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Home > News > Research News > Equality of Educational Opportunity: A 40-Year Retrospective

Equality of Educational Opportunity: A 40-Year Retrospective

December 18, 2006

Equality of Educational Opportunity, the 1966 landmark study by James Coleman and colleagues, persists as a seminal source for continuing research on schools and student achievement. Three main findings of the Coleman report are still evident in the U.S. today. A new research paper by Adam Gamoran and Daniel A. Long takes a look at what things are like 40 years on.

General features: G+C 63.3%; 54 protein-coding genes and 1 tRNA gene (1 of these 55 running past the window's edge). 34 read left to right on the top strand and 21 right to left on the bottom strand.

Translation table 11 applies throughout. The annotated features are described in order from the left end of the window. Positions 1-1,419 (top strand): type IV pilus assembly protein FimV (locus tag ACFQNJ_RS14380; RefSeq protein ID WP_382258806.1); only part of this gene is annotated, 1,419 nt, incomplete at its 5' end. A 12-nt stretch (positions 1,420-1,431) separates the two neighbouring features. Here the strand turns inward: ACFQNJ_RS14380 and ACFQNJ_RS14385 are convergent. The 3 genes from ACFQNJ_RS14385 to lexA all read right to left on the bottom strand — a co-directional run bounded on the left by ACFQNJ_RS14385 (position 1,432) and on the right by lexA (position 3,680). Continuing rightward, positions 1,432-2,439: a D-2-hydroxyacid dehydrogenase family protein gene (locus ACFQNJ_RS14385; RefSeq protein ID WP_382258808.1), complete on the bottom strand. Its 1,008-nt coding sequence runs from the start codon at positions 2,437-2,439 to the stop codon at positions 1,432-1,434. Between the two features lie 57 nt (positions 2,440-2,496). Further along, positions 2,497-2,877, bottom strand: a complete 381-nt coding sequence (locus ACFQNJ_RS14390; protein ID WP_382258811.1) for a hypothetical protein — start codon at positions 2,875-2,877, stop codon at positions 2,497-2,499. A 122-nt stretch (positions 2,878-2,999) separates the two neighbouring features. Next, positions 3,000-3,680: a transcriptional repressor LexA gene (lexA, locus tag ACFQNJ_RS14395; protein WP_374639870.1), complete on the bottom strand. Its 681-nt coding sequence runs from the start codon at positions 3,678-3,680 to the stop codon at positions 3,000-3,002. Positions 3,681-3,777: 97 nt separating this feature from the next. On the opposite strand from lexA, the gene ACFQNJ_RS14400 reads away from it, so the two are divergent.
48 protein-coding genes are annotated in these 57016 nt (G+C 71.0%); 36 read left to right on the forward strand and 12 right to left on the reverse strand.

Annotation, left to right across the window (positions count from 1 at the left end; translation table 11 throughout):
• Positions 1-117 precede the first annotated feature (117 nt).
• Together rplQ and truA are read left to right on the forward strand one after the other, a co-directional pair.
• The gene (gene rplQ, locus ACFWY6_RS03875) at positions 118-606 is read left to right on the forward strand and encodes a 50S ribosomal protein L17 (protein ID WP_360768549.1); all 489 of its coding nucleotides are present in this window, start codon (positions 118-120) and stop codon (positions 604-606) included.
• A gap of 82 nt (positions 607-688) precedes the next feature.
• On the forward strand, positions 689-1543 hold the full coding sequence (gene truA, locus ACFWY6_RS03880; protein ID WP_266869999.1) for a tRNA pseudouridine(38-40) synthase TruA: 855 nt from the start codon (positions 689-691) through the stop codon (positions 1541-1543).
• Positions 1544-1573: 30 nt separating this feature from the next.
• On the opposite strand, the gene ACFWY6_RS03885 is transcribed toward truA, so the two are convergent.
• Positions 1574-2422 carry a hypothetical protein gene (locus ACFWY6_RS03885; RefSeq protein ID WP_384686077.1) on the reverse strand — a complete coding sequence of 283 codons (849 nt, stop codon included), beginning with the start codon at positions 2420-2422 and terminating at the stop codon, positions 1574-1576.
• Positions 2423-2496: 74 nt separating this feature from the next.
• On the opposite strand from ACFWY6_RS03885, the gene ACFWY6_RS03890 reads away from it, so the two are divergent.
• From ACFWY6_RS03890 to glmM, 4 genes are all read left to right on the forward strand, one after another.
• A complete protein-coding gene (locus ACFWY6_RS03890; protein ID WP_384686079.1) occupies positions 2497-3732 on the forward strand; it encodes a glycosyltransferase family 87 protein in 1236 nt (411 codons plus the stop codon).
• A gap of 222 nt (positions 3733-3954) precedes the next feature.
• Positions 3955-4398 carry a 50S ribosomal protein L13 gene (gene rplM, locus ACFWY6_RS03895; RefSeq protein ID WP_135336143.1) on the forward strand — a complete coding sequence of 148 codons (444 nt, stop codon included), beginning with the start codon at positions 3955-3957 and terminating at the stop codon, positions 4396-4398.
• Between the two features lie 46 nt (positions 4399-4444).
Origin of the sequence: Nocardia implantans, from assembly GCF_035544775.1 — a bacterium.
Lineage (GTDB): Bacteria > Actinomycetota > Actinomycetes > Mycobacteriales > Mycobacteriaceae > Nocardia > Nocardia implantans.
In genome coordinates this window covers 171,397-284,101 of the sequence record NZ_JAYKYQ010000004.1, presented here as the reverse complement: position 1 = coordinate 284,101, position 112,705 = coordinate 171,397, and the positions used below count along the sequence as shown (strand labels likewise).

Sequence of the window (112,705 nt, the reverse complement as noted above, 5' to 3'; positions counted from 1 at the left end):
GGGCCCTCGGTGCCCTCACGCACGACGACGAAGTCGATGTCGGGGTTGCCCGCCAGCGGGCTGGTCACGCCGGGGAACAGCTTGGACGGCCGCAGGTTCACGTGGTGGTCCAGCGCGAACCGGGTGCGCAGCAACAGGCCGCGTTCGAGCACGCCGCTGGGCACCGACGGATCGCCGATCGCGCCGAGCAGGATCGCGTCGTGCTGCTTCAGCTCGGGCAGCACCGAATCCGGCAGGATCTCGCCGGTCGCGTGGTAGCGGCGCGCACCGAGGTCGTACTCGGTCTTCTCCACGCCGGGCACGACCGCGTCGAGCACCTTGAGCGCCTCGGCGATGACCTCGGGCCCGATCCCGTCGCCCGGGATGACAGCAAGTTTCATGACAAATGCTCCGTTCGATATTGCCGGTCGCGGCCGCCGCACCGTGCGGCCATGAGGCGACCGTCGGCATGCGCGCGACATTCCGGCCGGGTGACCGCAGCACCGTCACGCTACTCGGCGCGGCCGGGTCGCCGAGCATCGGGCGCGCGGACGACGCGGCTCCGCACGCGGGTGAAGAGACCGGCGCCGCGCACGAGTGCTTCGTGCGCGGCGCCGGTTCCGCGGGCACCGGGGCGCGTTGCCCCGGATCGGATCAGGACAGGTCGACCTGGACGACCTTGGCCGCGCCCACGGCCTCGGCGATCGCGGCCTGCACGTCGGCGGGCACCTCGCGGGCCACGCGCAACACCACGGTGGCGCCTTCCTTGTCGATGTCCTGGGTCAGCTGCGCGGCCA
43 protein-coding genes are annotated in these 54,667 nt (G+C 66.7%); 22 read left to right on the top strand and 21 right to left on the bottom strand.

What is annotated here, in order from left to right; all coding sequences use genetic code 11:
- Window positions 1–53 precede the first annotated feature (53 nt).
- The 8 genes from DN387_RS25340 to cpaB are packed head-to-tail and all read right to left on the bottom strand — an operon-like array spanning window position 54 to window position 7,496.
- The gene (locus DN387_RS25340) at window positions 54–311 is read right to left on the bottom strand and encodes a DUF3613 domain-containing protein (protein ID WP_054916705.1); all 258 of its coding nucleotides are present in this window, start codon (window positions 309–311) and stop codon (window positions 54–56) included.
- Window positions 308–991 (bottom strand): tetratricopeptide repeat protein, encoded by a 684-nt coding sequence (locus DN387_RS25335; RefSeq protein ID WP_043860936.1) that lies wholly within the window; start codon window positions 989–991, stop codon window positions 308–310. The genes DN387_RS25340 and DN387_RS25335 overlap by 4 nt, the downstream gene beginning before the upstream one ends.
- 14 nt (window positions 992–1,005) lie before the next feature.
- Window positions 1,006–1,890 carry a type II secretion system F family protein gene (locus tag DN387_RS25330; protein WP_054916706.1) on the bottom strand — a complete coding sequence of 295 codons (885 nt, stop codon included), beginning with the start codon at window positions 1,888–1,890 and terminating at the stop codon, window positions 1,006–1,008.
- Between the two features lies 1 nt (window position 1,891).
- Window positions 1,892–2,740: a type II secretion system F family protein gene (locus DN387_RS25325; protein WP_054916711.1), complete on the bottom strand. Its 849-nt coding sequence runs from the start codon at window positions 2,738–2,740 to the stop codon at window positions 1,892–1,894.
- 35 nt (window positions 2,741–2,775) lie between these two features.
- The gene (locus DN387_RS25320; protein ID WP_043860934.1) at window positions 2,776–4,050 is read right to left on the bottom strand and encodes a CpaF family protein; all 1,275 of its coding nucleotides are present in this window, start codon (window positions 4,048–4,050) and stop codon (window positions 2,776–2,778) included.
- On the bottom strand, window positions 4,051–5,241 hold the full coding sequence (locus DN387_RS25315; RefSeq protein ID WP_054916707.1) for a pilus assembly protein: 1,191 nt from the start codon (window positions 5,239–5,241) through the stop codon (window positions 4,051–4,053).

Following marked reductions in racial isolation during the 1970s and 1980s, segregation increased during the 1990s, and on some indicators, levels of segregation are nearly as high today as they were in 1966. Although Blacks today are less likely to study in all-Black schools, most are still enrolled in schools with predominantly minority populations. Black-White achievement gaps are smaller today than they were at the time of the Coleman report, but they are no smaller today than they were in 1990, and they remain substantial. More information is available here. xxx